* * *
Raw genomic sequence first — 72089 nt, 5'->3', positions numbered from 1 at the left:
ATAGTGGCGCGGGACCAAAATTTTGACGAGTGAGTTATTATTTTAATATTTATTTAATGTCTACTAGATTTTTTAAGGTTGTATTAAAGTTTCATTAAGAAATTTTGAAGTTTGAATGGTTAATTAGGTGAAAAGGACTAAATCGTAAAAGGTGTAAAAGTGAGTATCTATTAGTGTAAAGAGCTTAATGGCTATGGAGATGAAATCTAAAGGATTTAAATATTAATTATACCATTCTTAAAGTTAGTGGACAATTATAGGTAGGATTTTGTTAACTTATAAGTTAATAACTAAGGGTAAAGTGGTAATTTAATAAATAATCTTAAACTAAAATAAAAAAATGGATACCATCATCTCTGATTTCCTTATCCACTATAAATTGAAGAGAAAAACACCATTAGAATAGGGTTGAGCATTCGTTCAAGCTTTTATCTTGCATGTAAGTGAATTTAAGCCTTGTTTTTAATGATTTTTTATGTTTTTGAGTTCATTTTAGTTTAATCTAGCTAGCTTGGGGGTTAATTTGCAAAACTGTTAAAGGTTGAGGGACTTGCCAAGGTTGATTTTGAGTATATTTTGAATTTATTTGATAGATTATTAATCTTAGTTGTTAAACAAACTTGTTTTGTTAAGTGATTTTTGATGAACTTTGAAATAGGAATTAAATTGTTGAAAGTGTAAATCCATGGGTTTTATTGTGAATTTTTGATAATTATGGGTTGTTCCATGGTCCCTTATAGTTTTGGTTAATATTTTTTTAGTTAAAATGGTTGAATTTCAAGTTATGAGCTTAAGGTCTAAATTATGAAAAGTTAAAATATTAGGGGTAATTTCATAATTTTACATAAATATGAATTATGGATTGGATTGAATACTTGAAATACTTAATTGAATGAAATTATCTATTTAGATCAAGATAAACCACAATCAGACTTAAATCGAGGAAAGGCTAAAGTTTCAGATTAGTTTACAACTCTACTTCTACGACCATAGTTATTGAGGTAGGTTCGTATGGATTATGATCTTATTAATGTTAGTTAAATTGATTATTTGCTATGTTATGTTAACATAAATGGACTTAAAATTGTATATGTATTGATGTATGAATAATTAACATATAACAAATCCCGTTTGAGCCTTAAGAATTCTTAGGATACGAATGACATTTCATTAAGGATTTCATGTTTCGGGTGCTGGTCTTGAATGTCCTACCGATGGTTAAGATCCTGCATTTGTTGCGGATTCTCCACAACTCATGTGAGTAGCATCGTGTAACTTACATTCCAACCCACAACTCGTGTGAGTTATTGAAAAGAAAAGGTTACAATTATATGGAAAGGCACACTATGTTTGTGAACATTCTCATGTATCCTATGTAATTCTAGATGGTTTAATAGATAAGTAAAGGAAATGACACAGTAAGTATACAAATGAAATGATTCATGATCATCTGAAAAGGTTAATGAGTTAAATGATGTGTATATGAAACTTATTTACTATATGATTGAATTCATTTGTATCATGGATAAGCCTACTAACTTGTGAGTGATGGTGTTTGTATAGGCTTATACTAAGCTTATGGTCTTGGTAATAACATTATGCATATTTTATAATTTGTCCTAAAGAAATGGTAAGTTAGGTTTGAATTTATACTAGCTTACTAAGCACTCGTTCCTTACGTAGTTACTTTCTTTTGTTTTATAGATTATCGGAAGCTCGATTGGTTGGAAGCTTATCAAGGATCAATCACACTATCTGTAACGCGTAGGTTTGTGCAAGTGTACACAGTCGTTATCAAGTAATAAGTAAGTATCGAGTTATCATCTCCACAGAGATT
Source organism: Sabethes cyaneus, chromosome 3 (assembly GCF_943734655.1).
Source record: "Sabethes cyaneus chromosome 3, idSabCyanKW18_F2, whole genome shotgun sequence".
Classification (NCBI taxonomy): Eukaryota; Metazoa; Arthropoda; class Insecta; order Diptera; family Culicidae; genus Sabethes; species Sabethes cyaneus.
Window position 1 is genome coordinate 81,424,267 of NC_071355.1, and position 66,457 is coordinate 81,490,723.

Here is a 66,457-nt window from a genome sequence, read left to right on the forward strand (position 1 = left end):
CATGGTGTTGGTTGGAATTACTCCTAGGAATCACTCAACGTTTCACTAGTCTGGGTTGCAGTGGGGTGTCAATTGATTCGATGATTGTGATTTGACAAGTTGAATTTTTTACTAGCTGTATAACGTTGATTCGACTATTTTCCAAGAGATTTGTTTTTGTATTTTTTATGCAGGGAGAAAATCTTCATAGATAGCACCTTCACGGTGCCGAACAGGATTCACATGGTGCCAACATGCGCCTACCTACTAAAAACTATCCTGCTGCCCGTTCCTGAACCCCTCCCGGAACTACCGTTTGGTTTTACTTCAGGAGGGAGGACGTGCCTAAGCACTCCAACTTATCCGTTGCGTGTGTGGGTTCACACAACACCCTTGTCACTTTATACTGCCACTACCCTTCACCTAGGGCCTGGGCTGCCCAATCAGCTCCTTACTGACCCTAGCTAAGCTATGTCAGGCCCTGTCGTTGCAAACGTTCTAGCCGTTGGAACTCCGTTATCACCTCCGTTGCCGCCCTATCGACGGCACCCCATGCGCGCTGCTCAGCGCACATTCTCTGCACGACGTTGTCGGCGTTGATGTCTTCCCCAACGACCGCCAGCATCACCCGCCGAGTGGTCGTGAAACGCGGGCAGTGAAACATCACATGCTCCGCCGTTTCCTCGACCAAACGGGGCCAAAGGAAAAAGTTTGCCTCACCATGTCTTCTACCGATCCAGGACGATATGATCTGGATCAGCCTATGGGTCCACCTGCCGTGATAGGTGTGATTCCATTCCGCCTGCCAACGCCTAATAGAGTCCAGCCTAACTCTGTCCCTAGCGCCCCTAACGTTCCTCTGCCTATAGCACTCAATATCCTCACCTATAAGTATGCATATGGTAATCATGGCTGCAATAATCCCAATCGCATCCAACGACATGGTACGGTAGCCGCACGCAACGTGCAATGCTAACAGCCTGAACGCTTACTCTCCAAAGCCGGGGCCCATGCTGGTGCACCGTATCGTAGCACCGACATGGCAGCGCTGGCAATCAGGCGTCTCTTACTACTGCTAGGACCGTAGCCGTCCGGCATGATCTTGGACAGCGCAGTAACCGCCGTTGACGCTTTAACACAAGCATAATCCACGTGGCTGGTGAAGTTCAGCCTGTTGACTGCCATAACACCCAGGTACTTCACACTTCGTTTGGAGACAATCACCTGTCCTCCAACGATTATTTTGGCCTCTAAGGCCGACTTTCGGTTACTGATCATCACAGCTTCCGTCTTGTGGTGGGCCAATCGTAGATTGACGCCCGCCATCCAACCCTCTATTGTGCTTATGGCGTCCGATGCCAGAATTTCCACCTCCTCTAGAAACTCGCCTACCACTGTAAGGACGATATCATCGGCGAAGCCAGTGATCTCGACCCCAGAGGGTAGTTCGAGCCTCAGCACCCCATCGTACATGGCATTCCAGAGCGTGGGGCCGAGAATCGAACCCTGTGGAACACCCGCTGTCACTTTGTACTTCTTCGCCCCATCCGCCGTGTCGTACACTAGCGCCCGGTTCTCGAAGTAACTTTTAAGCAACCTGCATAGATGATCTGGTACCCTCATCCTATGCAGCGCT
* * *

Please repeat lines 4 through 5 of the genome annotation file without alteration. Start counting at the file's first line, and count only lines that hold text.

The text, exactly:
Source record: "Sabethes cyaneus chromosome 3, idSabCyanKW18_F2, whole genome shotgun sequence".
Classification (NCBI taxonomy): Eukaryota; Metazoa; Arthropoda; class Insecta; order Diptera; family Culicidae; genus Sabethes; species Sabethes cyaneus.